The reason is simple: Whether or not tea is liquid gold, it is a growing industry at a time when carbonated beverages are coming under ire. The U.S. iced tea market was $5.3 billion in 2014 and expected to expand at a rate of 10 pecent a year, according to an IBISWorld industry report.
“I think you are seeing the sharp declining of carbonated beverages,” Thomas said. “People are moving to a healthier alternative.”
The global, non-alcohol iced tea category is roughly $55 billion and estimated to increase at a 6.6 percent compound annual growth rate, according to a 2014 Euromonitor International study that describes yea as part of a “bright spot” in the beverage industry.
“Consumers are increasingly coming to view carbonated soft drinks, typically those that are caffeinated as well as high in sugar and preservatives, with disfavor,” according to Long Island Iced Tea’s filings with the Securities and Exchange Commission.
The total volume of cases of soft drinks worldwide declined 0.9 percent in 2014, after falling 3 percent in 2013 and 1.2 percent in 2012, according to Beverage-Digest.
As soda gets slammed, more people are turning to iced tea, even if it sometimes has its own high sugar content.
Standing out in a sea of tea
With few barriers to entry, tea brands are coming up with ways to differentiate and expand.
They’re adding flavors such as peach, raspberry, green tea, half-tea-and-half-lemonade, guava, mango and sweet tea. Diet flavors provide another way to grow the business.
Companies like Coca-Cola use artificial flavors for big brands, but Long Island’s teas are vying for the premium sector with brewed products not requiring preservatives or artificial flavoring.
Long Island Iced Tea even touts its product as GMO free or not using genetically modified ingredients.
It uses natural cane sugar, no high-fructose corn syrup (AriZona uses high-fructose corn syrup) and a generic version of Splenda rather than Aspertane.
“Our tea concentration is higher than a lot of our competitors,” Thomas added, seeking to stand out. Much as AriZona snagged market share with low prices and high quality, Long Island Iced Tea is keeping prices low.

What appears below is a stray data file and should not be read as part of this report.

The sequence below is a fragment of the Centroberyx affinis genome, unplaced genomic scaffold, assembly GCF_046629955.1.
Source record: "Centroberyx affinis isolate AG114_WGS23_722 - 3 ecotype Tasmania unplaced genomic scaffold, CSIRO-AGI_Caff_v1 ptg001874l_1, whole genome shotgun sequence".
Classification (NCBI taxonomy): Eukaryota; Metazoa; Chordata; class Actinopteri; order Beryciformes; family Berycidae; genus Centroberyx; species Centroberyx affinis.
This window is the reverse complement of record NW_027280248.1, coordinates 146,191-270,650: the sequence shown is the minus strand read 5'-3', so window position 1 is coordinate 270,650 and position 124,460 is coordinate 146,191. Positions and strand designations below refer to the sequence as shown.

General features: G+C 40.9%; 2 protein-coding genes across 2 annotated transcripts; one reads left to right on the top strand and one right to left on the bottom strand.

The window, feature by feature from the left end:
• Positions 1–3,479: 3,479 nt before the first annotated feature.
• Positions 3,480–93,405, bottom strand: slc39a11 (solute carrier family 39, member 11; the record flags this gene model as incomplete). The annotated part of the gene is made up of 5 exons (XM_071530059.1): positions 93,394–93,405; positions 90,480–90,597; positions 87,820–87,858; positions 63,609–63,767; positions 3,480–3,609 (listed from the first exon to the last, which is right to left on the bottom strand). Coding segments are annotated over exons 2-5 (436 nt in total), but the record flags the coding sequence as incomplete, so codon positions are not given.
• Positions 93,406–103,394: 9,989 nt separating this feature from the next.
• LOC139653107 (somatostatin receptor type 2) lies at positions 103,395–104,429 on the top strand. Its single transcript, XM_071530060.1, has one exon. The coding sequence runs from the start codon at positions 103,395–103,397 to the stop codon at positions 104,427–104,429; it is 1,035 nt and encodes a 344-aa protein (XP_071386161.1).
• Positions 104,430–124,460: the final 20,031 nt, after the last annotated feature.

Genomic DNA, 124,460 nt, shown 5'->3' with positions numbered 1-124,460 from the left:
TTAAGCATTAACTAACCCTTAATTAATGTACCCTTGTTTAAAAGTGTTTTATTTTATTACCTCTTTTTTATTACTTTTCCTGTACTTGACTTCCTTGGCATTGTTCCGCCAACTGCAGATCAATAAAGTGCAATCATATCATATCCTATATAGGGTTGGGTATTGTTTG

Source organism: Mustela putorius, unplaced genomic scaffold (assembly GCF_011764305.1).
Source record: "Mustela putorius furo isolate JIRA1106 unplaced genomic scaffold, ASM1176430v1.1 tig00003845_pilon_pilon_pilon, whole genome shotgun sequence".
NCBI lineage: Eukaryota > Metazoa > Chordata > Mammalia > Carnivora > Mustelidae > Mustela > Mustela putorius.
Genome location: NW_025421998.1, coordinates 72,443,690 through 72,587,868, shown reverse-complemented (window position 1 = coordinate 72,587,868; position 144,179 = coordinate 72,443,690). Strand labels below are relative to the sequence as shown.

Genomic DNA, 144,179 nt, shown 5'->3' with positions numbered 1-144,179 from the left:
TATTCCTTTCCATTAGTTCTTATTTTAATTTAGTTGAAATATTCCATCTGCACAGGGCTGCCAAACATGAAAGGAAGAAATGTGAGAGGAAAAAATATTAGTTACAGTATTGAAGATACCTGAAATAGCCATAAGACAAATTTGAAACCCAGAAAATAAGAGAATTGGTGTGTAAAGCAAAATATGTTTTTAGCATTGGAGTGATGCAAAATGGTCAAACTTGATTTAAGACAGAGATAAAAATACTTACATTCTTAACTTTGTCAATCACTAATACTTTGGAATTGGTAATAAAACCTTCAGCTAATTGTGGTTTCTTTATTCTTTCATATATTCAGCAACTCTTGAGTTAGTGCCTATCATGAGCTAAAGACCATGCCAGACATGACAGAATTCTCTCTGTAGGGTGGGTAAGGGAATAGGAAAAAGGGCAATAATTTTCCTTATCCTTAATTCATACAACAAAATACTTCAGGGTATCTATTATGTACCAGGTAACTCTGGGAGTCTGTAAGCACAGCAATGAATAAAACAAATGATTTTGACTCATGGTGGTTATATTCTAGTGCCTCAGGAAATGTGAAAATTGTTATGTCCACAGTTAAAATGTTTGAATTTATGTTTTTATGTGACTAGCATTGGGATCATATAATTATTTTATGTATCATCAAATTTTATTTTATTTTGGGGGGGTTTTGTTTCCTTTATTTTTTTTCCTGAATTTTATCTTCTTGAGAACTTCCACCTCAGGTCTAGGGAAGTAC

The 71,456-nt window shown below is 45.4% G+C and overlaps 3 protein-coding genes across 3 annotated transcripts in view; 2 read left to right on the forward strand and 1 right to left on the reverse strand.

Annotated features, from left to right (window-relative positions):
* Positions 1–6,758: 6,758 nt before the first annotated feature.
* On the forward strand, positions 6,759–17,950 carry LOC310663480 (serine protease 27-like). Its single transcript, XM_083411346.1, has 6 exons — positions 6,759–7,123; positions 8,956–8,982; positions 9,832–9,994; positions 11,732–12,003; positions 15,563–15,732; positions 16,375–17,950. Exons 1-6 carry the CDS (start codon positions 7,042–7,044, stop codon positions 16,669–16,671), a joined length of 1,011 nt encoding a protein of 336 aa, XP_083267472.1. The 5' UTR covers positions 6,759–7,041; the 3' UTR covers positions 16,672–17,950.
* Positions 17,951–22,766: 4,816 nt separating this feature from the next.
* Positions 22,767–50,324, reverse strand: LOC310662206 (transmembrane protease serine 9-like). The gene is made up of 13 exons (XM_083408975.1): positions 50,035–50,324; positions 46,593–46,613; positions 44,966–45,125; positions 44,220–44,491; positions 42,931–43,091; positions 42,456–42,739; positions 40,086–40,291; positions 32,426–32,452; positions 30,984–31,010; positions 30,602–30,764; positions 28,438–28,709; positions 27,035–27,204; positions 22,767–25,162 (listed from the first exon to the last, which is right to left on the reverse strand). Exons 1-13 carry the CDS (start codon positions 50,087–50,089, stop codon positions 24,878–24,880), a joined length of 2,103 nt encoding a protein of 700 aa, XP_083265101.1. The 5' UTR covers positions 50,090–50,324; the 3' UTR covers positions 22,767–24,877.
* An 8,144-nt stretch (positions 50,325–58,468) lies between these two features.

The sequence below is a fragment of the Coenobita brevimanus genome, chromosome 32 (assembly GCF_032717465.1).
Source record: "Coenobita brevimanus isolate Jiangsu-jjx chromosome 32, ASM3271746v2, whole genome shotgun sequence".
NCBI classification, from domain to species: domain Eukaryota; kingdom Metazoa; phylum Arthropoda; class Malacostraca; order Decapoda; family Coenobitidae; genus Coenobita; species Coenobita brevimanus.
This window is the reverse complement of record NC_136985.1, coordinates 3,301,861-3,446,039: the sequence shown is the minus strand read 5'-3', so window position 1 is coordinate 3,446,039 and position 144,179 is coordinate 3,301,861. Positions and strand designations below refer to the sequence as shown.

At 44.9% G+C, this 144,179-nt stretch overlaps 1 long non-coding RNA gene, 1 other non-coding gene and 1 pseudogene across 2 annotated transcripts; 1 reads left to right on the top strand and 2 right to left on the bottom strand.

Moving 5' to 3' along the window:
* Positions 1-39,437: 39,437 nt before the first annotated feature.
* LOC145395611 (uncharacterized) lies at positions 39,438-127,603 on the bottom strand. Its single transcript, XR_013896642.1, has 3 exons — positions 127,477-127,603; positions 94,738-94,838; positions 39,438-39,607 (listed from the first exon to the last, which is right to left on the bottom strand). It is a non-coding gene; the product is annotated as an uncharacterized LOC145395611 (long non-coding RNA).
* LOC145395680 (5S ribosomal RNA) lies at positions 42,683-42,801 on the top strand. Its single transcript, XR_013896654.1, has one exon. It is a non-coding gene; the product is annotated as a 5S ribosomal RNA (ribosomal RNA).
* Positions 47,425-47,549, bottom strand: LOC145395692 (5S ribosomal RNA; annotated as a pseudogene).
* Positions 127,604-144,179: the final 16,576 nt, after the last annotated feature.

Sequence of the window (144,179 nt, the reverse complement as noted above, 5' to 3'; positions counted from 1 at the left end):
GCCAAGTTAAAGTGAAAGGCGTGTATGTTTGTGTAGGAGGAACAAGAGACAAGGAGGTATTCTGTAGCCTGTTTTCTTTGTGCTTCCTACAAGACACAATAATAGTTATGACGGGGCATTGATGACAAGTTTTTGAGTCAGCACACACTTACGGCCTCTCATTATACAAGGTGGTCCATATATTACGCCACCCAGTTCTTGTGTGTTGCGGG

The firm recommends its teas retail for $1.25, or $1 on sale, for 20 ounce bottles, with gallons going for $2.69 to $2.99, and on sale two for $5.
Looking beyond Long Island
Vineyards grow their grapes here, but Long Island-based tea brands typically have products made elsewhere. Long Island Iced Tea – which touts its products as “Made in the U.S.A.” – uses a half-dozen third-party tea bottlers up and down the East Coast.
“We think we’ll expand on that and potentially we’ll expand into other categories,” Thomas said of plans to go beyond 12 states. “We’re looking into juices, iced coffee, energy [drinks].”
The company also is looking to bring the brand to convenience stores – it’s already done tests with Duane Reade and Rite-Aid – and independent retailers.
“It’s the beginning of our journey,” Thomas said of a short, sweet trip so far. “We’re just starting.”
He believed the brand could catch on around the globe, as he takes the Long Island name on the road to locations where it’s exotic.
“We think we have even a bigger opportunity on an international basis. Long Island screams Americana,” Thomas said. “Can we take this brand to China, Europe and Asia and capitalize on that Americana name and feel?”
What about the idea of naming a non-alcoholic drink for a cocktail? Long Island Iced Tea is eyeing that sector as well.
“We have begun exploring entry into the $215 billion U.S. alcohol industry, with the hope to establish ourselves as a multi-product alcoholic and non-alcoholic beverage company,” the firm said in a Securities and Exchange Commission filing.